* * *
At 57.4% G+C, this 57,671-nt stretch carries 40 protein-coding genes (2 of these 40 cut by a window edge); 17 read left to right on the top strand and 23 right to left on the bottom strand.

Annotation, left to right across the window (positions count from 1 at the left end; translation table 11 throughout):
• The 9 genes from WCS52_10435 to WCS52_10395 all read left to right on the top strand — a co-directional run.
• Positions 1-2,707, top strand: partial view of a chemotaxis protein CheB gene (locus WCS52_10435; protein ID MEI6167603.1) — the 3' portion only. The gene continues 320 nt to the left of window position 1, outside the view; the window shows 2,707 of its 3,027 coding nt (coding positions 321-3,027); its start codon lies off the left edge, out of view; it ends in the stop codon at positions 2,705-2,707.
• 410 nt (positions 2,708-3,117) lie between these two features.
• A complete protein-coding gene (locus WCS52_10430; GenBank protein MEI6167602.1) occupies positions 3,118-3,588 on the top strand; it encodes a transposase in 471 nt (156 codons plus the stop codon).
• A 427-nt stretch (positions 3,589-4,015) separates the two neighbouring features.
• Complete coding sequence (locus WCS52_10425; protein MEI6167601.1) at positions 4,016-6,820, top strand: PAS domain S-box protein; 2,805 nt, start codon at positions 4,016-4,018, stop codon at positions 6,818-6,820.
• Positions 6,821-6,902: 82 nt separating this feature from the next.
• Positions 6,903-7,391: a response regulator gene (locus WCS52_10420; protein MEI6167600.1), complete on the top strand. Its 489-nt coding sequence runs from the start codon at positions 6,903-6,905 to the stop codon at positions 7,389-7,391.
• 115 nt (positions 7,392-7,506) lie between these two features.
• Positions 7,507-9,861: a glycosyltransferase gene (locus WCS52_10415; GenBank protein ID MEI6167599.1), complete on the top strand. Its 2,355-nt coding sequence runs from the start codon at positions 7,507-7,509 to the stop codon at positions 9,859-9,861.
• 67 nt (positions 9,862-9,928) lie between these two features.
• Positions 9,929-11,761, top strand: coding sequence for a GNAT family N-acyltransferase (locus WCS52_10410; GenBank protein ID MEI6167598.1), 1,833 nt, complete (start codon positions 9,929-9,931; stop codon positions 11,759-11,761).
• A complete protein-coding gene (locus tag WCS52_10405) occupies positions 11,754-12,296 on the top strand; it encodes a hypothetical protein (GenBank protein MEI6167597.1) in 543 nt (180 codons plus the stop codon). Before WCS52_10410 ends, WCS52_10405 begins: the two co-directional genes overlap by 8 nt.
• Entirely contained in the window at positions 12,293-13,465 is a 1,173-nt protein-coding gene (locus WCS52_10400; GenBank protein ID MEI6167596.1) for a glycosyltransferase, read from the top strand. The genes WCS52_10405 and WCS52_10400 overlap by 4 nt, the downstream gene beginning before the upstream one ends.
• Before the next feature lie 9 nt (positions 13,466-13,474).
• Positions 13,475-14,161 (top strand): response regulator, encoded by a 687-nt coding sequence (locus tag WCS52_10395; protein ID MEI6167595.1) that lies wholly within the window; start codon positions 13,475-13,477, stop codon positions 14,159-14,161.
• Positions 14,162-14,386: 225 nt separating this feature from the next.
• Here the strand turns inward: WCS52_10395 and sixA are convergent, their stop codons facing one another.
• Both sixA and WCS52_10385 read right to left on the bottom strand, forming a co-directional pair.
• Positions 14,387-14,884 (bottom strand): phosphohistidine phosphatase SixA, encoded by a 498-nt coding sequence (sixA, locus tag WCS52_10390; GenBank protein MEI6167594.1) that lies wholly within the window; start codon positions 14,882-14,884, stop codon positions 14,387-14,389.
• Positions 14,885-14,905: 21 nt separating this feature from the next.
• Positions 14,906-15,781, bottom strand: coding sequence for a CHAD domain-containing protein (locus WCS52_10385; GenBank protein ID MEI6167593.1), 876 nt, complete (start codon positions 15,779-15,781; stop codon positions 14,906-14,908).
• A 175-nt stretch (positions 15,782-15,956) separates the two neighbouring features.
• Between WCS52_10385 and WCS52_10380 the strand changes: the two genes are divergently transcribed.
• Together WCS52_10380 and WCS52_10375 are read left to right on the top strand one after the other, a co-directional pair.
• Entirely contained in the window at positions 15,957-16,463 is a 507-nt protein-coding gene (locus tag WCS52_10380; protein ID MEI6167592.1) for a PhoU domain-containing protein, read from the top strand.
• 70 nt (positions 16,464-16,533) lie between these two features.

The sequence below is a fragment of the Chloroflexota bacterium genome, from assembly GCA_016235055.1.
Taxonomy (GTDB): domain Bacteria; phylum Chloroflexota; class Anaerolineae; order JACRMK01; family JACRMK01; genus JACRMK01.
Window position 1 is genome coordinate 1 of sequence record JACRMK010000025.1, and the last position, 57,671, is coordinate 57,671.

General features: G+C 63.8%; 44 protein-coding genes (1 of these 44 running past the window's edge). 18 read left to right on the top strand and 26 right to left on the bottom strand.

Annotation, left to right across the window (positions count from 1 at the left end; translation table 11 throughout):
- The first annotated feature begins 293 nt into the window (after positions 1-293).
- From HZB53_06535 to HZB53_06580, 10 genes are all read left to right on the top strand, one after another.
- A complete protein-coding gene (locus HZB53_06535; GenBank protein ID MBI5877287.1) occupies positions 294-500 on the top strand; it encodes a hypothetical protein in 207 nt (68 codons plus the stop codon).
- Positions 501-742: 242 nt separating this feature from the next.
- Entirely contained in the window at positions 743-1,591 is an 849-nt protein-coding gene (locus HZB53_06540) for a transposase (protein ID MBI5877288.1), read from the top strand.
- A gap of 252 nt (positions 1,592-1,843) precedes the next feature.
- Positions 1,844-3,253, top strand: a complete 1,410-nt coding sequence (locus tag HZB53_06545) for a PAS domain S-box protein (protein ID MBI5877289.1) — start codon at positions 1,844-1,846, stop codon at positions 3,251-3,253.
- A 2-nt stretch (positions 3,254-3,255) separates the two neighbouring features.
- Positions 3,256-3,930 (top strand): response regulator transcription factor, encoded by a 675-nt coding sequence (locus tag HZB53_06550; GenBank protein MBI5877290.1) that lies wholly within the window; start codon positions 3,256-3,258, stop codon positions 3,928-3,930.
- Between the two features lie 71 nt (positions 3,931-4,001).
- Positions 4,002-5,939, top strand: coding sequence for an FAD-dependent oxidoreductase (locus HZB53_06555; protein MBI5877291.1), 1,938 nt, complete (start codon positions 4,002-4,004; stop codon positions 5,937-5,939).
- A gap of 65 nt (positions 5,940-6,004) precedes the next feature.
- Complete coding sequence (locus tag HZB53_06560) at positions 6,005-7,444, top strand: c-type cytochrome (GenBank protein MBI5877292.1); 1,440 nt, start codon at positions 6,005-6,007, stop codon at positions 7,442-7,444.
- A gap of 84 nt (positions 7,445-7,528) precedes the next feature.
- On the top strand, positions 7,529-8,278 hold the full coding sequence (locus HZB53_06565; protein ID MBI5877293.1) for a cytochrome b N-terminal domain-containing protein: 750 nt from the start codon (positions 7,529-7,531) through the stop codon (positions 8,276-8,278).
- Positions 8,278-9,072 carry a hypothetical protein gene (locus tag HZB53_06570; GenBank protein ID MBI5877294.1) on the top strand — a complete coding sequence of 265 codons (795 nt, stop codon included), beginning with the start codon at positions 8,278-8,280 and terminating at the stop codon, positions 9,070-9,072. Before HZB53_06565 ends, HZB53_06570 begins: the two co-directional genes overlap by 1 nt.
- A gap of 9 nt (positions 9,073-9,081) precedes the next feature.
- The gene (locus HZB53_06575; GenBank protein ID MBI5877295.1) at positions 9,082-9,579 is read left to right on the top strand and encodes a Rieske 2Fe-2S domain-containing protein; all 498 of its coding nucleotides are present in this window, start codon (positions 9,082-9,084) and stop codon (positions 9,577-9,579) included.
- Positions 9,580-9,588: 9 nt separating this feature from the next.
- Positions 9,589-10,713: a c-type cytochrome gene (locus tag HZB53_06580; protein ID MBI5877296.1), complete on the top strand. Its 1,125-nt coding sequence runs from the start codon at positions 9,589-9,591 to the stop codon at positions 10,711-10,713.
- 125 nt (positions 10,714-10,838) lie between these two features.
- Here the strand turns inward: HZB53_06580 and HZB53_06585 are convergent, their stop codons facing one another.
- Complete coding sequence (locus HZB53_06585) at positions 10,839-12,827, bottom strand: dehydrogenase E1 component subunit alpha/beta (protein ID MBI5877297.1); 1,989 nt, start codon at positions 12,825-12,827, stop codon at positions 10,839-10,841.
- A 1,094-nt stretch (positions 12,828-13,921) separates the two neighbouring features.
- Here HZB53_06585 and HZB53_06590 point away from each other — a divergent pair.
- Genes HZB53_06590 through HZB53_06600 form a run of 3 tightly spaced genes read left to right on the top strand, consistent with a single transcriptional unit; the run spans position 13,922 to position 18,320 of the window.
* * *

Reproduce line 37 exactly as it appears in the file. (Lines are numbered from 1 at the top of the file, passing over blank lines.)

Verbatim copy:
- A complete protein-coding gene (locus HZB53_06535; GenBank protein ID MBI5877287.1) occupies positions 294-500 on the top strand; it encodes a hypothetical protein in 207 nt (68 codons plus the stop codon).